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Feels Good On The Back

Margaret on January 12th, 2007 at 12:50PM

Feels Good On The Back Ad

Johnson & Johnson always has understood the importance of advertising, and some of its campaigns have made their way into popular culture.  The earliest one of these was a pre-World War I ad campaign for kidney plasters, with the line “Feels Good On The Back.”   Unlike most ads of the time, which contained long explanations of the product’s benefits, the ad just said “Feels Good On The Back,” with the product name and a very soothing image of a young couple looking out to sea, with his arm around her waist.  The ad immediately struck a chord with people, and the Company was flooded with requests for reprints.  Poster-size copies of the ad were soon in drugstore windows everywhere, and people even sent in versions of the ad that they had drawn themselves, which were reprinted in the Company magazine.  The ad ran for 30 years, and was only updated once, to modernize the young woman’s clothing — which led to complaints from people who wanted the ad exactly the way it always had been!  Consumers were free to use their own imaginations to picture the couple’s faces.  And during a time of rapid change and uncertainty in the early part of the 20th century, the picture radiated a sense of calm, comfort and peacefulness that people found very appealing.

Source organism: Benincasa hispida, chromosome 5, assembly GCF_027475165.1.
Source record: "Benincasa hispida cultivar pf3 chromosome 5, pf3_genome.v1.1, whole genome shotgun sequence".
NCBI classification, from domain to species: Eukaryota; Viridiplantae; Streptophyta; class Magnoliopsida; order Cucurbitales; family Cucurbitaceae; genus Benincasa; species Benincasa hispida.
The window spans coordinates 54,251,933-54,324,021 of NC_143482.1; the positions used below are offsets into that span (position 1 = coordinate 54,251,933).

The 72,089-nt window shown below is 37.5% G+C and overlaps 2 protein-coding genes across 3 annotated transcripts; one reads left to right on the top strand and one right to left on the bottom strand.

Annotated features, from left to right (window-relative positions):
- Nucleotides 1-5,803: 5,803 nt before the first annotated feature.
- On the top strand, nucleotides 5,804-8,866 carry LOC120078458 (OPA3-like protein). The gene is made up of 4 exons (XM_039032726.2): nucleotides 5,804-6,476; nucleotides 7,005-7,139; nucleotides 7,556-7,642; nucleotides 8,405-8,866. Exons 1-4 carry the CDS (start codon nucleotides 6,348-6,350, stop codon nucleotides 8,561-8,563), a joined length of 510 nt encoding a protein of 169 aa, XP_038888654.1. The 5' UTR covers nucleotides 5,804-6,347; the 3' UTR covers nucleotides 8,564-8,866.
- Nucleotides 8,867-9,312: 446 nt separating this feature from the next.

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All comments will be reviewed before posting. Since this blog is about history, topics that don’t directly relate to the history of Johnson & Johnson and its operating companies won’t be posted. Product comments generally will not be posted unless they are of historical interest. Some unrelated issues may be forwarded to Johnson & Johnson folks for follow-up as appropriate. I’m also not going to post any comments that have inappropriate language...so be nice!

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